A Landscape Makeover Against Flood Devastation in Lower Battery Park City

Detail from rendering of proposed landscape design for Wagner Park, with raised lawn above buried flood barrier and a new pavilion. Rendering by Battery Park City Authority and AECOM

Jan. 20, 2020

Battery Park City’s fight against future flooding will be giving the lower part of the neighborhood a new look and a bit of a lift, literally.

The proposed protections, a complex connection of barriers planned to wrap around the southern end of the neighbhorhood, are meant to guard against anticipated sea level rise and “100 year” storm surges that could occur by the 2050s. They are among four projects that the Battery Park City Authority is undertaking to protect the entire neighborhood against future flooding.

At a public meeting last week, representatives from AECOM, consultants to the Battery Park City Authority, presented Community Board 1 with their latest plans for protections at The Battery, Pier A Plaza, Wagner Park and the Museum of Jewish Heritage. They call for a combination of deployable barriers in the form of flip-up gates and flood walls both buried and permanently exposed.

Held at the Museum of Jewish Heritage, this was the fourth public meeting on resiliency plans for the south neighborhood, and while the design is still in development, major changes are unlikely, said Gwen Dawson, the BPCA’s executive vice president for real property. Acknowledging concerns about the visual impact of some of the measures, she said, “We’ve come up with the best solution that we can. I’m not sure that there is another way of addressing this without slowing down if not outright stopping the project.”

Demolition and early construction is expected to begin at the end of this summer and early fall with completion sometime in 2022. With the cost of design and engineering yet to be determined, a Battery Park City spokesman could only put the projects price tag “in excess of $100 million.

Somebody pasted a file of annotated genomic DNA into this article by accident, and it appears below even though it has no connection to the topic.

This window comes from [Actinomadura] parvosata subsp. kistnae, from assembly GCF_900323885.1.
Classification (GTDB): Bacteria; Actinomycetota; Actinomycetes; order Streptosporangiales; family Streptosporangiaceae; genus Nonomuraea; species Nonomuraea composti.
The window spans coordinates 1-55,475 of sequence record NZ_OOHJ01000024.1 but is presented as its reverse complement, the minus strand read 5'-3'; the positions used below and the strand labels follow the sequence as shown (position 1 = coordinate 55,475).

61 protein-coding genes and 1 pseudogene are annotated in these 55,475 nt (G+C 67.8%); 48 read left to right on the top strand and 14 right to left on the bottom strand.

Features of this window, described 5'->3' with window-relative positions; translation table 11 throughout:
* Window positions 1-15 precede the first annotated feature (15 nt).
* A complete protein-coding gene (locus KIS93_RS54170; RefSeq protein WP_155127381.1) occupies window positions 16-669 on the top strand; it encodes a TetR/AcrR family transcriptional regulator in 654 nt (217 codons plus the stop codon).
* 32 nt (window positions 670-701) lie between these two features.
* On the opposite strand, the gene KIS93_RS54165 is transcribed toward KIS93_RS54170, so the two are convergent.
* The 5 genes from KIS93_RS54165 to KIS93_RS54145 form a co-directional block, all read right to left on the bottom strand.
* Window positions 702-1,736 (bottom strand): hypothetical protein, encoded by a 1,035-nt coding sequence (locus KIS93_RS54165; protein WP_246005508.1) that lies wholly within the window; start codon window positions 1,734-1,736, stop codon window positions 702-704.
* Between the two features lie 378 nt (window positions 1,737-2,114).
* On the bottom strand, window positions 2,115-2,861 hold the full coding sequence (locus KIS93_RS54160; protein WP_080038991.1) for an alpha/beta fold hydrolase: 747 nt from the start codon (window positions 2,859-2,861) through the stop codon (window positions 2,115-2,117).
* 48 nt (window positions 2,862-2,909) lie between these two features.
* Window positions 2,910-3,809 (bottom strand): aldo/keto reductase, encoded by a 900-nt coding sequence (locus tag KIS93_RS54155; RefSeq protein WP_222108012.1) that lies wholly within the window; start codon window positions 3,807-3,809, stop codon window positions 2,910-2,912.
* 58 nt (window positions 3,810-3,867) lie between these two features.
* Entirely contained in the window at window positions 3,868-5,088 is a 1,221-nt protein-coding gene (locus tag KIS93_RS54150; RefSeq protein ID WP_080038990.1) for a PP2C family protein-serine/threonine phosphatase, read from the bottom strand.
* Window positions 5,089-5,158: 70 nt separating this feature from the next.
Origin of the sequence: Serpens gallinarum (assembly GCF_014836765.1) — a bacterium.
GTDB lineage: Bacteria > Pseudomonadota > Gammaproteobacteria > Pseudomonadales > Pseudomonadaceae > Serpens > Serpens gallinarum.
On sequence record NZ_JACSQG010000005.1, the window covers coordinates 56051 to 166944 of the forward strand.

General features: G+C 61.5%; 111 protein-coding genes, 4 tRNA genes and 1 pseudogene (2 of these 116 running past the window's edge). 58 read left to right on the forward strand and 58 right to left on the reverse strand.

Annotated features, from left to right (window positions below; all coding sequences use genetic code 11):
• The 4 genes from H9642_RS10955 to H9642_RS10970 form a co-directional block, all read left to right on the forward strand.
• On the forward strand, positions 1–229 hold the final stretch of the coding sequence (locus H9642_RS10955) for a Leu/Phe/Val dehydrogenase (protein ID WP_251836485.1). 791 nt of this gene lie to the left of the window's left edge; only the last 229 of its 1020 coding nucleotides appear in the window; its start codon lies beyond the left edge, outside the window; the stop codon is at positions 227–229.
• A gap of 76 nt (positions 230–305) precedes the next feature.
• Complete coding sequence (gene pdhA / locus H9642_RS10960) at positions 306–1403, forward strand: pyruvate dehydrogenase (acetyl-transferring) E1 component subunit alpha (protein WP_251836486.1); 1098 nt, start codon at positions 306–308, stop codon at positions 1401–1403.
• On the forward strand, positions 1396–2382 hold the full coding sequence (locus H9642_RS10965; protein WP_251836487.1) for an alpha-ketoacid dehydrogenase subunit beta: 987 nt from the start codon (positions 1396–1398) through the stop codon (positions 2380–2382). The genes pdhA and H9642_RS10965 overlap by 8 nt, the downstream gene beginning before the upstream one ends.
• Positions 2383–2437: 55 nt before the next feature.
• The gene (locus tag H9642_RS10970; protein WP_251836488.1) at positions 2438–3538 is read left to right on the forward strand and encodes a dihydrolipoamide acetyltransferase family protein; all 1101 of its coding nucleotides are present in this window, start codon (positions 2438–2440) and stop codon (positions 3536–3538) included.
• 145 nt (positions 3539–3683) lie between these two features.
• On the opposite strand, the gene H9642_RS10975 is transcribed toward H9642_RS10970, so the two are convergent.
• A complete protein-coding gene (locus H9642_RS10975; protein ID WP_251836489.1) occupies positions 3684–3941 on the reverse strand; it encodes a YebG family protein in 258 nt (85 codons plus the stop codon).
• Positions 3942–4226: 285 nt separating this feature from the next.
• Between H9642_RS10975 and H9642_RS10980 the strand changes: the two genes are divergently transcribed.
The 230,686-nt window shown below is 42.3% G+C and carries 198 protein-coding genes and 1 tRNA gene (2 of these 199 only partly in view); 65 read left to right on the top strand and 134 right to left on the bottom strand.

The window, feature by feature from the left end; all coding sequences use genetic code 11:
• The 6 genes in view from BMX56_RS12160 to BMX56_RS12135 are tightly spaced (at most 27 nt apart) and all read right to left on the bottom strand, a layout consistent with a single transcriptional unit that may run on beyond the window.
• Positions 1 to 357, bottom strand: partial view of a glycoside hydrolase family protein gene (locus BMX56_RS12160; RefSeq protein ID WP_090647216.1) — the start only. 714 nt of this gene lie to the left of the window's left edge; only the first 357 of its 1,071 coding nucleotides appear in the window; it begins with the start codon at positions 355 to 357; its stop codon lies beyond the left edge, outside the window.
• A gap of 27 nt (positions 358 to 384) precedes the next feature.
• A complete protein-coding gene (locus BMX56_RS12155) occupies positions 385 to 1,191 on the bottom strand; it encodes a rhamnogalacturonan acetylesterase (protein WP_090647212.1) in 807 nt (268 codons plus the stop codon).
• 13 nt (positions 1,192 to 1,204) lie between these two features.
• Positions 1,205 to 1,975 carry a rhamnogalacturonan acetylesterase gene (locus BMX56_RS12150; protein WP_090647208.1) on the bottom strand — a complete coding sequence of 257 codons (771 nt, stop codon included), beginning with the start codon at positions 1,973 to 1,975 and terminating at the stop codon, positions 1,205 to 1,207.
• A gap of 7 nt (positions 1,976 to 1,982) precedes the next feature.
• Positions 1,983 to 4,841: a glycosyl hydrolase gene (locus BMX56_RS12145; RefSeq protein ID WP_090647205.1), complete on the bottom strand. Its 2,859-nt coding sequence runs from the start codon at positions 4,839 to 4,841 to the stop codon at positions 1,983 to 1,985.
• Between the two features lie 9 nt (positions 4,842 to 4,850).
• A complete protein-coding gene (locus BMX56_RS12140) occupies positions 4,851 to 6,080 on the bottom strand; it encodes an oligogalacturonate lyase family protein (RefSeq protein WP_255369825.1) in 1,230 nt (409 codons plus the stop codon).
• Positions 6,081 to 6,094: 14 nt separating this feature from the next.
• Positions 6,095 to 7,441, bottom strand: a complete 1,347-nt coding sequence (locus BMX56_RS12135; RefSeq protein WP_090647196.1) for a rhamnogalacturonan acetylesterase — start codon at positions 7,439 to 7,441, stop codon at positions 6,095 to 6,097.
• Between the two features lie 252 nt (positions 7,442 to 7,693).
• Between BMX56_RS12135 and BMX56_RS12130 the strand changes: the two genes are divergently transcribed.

Below is an illustration of the types of devices that will be installed in the various parts of the neighborhood. Numbers (+18', etc.) indicate the height of flooding above sea level that the barrier is meant to guard against. All images are from the presentation by AECOM and the Battery Park City Authority.




At The Battery, most of the flood wall would be buried in a landscaped berm between split segments of the bike path. “It maintains a lot of the park character,” said AECOM landscape architect Hogan Edelberg. In doing so, he said, new spaces are carved out for trees and larger plantings. An exposed wall on either side of the park entrance, just east of the bottom of West Street, would form what Edelberg called a “gateway that emerges from the Battery berm.



A newly landscaped plaza with terraced seating would be created in front of the Pier A Harbor House, shown at left in the rendering below. During a stomr event, flip-up gates across the raised upper plaza would seal against new, permanent columns (seen in the rear, near Battery Place) when deployed in order to create a continuous flood barrier. For the first time, the plaza would have trees and shade.



Big changes will be coming to the park, among them a raised central lawn, sloping walkway along Battery Place, new gardens and an extension of the esplanade that will allow direct access to Pier A. A newly designed pavilion is also part of the plan.

Buried below the raised lawn and “performative” terraced gardens (so named because they collect storm water from the park) will be a flood barrier and storm management system. “Underneath your feet you have no indication that you have a buried flood wall beneath you,” Edelberg said. 




The redesigned pavilion would be shifted closer to Battery Place, allowing for more lawn space. Like the current building, it would have a restaurant, and large public roof terrace. There would also be a portion of the building that the architect, Gabriel Smith of Thomas Phifer & Partners, called an environmental classroom and community gathering space. Below are views of the pavilion as seen from Battery Place and within the interior looking north.  



Protections around the museum will include flip-up barriers and an 8-foot glass-topped flood wall, partially screened by plantings. (One portion of it is indicated in the rendering below.) “The point is,” Edelberg said, “that it’s really hiding behind the landscape as much as possible.”